I have a confession to make: sometimes I eat frozen food. And one of my favorite meals is Amy’s burritos. If you don’t know what Amy’s is, it’s a company that makes prepackaged vegetarian food that you heat up in the microwave. It’s like Lean Cuisine but, in my opinion, healthier. Except for the fact that it requires no thought or energy whatsoever to prepare.
And that’s what’s wrong with it. Yes, the nutrient quality is lacking, but the really dangerous part about eating frozen meals like this is that if you don’t have to make an effort, it’s really easy to keep eating the same thing over and over again.
My Amy’s burrito fixation is the perfect example of this. I always have them in my freezer in case I’m in a hurry and need something fast. But the more I eat them, the more it seems I don’t feel like making anything else.
When you get in a rut like this, you start to become complacent. Feeling apathetic for too long eventually makes you start saying, “What’s the difference?” and “Why bother?” Then that voice in your head starts telling you that things will never change and that you’ll never be able to get what you want. And so you quit trying . . . and you never do.
The good news is that it’s really easy to snap out of a rut. All it takes is one small change.
Altering your routine even just slightly changes your brain chemistry. Habits and routines are formed when we repeat behaviors over and over until a neural network is established. But making a small change to what you usually do disrupts that network and wakes your brain up, taking you out of your zoned-out state.
Become energized like this gives you a feeling of excitement, and excitement sparks creativity. Then you get new ideas that lead to trying new things. Being open to doing something different increases your chances for success, because then you have more options to choose from — as opposed to trying to cut carbs and drink coffee all day.
And the confidence you get in making your own changes is critical to your success. Because the more capable and in control you feel, the less likely you are to keep trying to diet the weight off.
Ok, so the best way to shake things up is to add something to what you’re already doing. You don’t want to try “not to.” For example, don’t try not to eat chips; instead, eat chips and a handful of blueberries. Adding is always easier than eliminating. Plus, trying not to do something creates resistance, which pushes you to binge if you’re an emotional eater.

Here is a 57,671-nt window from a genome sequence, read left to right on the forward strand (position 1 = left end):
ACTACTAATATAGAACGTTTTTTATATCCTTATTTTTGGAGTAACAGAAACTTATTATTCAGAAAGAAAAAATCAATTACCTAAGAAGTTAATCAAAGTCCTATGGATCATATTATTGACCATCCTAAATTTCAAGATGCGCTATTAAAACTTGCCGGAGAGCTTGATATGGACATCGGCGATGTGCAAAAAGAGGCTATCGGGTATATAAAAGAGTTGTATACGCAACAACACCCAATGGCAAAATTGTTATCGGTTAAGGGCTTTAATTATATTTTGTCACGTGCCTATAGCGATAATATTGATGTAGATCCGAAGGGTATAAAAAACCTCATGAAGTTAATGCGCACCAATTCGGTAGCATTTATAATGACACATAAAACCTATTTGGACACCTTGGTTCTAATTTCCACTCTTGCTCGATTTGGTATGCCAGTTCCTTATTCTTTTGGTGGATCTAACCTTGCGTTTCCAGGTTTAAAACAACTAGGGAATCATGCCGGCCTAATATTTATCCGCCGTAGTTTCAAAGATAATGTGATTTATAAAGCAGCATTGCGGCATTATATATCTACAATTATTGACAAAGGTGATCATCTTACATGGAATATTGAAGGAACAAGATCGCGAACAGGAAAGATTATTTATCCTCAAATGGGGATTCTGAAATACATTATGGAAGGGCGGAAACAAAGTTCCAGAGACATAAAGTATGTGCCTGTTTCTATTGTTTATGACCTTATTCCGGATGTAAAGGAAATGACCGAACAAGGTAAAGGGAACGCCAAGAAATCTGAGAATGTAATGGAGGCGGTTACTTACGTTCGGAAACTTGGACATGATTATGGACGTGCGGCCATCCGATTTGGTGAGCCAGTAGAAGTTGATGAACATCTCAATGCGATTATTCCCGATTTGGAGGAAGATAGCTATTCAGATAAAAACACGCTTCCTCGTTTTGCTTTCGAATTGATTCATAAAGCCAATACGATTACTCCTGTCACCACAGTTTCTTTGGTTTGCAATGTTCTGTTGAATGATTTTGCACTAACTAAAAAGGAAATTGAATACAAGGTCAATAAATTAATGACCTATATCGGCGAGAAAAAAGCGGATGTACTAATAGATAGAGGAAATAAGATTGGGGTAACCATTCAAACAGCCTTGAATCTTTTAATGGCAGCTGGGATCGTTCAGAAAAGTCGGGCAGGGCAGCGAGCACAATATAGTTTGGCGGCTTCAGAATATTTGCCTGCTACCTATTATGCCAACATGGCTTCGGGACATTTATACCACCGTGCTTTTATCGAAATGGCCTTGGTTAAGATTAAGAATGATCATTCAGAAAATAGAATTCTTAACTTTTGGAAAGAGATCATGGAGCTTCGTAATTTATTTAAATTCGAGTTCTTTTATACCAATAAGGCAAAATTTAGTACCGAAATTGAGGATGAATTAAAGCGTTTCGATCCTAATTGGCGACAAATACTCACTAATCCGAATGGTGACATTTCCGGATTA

Here are some ideas to shake it up, which aren’t just limited to food and exercise. You can shake things up in a small way or in a big way, depending on your level of motivation:
Workouts. Stay on the treadmill 2 or 3 minutes longer than usual, use 10-pound weights instead of your usual 8, or go another block on your walk. That little bit of extra effort breaks the monotony and is really confidence-boosting. Or if you’re feeling ambitious, try a completely new workout — go for a bike ride or do a yoga or barre class.
Food. Add spinach to your leftovers or have some cantaloupe slices with your bacon and eggs. Or if you want to shake it up in a bigger way, go to a gourmet grocery store and get a healthy take-out dinner. If you don’t feel like cooking, at least have something delicious to snap you out of your food rut.
Other. Breaking out of other ruts can help, too. Wear something different. I wear jeans constantly, and the other day I decided to wear a dress. You wouldn’t believe what that did to change my mental state. It affected so many other aspects of my day. Or go bigger: book an overnight trip somewhere to do something different. Explore a new city, walk a trail, or just get a spa treatment at the hotel.
While you’re changing things up, think of other ways to shake it up. Come up with ideas on a walk or while you’re cooking a new meal. And bonus points: write all your ideas down. There’s a ton of evidence that writing things down dramatically increases your chances of success.
It’s the little changes you make over time that make the difference. What never, ever works is making drastic changes in a short amount of time — in other words, dieting. That’s a recipe for certain failure.
So do one small thing today to shake it up. And always remember: small steps, made consistently over time, are the key to staggering long-term results.